Leibniz on Natural Teleology and the Laws of Optics
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CitationMcDonough, Jeffrey K. 2009. Leibniz on natural teleology and the laws of optics. Philosophy and Phenomenological Research 78(3): 505-544.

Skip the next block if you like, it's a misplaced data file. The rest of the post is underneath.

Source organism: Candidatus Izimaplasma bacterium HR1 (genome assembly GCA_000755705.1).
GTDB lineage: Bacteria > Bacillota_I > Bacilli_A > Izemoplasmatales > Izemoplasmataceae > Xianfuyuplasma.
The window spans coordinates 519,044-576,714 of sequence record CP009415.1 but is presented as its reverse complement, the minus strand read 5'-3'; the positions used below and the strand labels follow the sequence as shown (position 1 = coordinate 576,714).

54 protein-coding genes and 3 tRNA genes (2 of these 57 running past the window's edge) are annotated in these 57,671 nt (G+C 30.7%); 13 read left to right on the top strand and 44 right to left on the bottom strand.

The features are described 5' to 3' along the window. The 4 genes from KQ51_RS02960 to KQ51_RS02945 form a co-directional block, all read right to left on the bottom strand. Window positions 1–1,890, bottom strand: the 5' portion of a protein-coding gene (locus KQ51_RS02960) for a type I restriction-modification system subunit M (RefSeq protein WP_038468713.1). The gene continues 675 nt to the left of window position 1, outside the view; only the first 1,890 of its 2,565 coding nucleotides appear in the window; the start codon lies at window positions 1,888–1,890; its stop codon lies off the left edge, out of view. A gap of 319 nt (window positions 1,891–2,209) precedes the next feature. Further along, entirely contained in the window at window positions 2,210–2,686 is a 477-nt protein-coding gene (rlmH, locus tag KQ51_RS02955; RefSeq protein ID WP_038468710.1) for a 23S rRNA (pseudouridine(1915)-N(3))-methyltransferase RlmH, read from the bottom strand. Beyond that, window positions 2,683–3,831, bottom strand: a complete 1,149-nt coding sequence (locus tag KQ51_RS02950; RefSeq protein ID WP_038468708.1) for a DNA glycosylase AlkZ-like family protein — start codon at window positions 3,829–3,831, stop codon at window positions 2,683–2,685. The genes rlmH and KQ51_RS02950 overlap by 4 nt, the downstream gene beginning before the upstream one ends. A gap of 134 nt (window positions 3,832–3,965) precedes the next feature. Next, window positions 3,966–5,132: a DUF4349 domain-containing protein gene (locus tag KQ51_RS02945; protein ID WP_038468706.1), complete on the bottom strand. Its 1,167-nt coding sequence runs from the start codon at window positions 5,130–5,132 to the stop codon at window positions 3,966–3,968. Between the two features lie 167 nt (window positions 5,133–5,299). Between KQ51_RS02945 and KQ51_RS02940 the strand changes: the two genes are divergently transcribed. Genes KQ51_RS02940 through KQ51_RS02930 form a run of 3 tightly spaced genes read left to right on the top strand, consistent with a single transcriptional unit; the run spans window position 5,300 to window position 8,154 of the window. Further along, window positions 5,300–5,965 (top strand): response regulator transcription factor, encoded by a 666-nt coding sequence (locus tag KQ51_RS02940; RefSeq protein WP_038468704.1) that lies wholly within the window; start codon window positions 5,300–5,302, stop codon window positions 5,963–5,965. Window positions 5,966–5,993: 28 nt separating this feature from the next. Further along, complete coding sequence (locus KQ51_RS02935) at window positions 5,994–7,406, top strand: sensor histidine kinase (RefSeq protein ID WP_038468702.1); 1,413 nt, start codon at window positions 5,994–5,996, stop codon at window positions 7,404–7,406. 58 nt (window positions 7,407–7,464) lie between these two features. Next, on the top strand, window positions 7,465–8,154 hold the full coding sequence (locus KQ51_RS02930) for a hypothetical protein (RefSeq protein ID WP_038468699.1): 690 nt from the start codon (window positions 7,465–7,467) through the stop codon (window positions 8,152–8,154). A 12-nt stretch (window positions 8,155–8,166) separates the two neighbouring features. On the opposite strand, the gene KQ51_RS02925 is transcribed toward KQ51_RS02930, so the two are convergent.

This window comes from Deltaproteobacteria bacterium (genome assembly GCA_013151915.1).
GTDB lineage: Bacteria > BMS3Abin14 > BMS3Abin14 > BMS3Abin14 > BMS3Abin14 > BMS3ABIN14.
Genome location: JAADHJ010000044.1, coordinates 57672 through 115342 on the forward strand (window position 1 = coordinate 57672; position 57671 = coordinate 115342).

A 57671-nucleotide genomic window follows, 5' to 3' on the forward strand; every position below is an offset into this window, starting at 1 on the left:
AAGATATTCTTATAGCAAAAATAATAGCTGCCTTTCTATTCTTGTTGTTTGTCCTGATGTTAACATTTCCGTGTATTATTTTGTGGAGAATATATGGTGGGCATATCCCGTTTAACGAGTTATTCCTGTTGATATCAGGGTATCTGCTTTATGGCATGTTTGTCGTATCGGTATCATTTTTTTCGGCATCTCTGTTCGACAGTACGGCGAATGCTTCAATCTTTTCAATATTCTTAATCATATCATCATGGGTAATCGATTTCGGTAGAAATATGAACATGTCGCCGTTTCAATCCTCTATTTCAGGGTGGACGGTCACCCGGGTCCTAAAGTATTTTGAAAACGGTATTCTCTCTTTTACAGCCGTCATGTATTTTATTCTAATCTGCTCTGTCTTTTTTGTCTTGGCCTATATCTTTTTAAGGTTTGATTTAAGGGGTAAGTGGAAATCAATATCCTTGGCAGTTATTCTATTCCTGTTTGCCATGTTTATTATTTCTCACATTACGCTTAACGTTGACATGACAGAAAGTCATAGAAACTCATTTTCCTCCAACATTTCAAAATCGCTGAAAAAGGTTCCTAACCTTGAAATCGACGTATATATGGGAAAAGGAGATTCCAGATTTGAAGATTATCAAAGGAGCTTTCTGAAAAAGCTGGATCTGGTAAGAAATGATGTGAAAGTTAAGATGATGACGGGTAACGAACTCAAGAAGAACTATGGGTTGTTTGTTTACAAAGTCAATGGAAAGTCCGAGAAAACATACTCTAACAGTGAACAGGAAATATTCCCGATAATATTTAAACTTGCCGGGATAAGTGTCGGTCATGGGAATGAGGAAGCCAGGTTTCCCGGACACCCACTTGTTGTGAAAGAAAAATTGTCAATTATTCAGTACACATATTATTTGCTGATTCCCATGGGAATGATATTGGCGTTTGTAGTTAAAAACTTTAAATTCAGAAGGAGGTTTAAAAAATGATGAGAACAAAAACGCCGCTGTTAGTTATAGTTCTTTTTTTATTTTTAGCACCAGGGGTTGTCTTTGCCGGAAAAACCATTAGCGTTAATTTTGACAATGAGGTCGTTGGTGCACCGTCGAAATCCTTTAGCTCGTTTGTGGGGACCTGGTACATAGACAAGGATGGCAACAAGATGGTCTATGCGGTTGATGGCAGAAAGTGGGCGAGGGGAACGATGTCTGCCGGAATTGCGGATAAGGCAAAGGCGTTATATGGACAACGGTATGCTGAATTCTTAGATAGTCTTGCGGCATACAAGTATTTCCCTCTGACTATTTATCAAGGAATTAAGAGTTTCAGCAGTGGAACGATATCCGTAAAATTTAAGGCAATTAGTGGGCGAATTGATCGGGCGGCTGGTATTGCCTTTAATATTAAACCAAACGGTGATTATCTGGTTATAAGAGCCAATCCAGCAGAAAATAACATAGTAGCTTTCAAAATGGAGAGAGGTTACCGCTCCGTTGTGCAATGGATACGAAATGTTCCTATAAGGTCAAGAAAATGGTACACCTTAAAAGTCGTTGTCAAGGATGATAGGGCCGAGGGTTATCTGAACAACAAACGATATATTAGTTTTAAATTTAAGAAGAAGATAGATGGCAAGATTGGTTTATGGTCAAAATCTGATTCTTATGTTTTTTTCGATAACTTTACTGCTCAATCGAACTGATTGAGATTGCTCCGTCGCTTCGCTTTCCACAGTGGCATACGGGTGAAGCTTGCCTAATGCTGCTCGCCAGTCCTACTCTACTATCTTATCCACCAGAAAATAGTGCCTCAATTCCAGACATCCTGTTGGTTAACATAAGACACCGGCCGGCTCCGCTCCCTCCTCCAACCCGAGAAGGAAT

AbstractThis essay examines one of the cornerstones of Leibniz’s defense of teleology within the order of nature, namely, his derivation of the two central laws of geometrical optics from his “Most Determined Path Principle” or “MDPP”. The first section places the MDPP in its historical context, and argues that it allows Leibniz to bring to the fore philosophical issues concerning the legitimacy of teleological explanations by addressing two technical objections raised by Cartesians to non-mechanistic derivations of the laws of optics. The second section argues that, by drawing on laws such as the MDPP, Leibniz is able to introduce a thin notion of teleology that gives him the resources to respond to the most pressing charges of his day by showing how teleology within the order of nature may be stripped of problematic Scholastic commitments, fitted to accepted explanatory structures, and successfully applied to a wide and promising range of natural phenomena. Finally, the third section argues that contemporary philosophers have been overly hasty in their dismissal of Leibniz’s account of natural teleology, and indeed that their own generally thin conceptions of teleology have left them with few well-motivated resources for resisting Leibniz’s elegant position.
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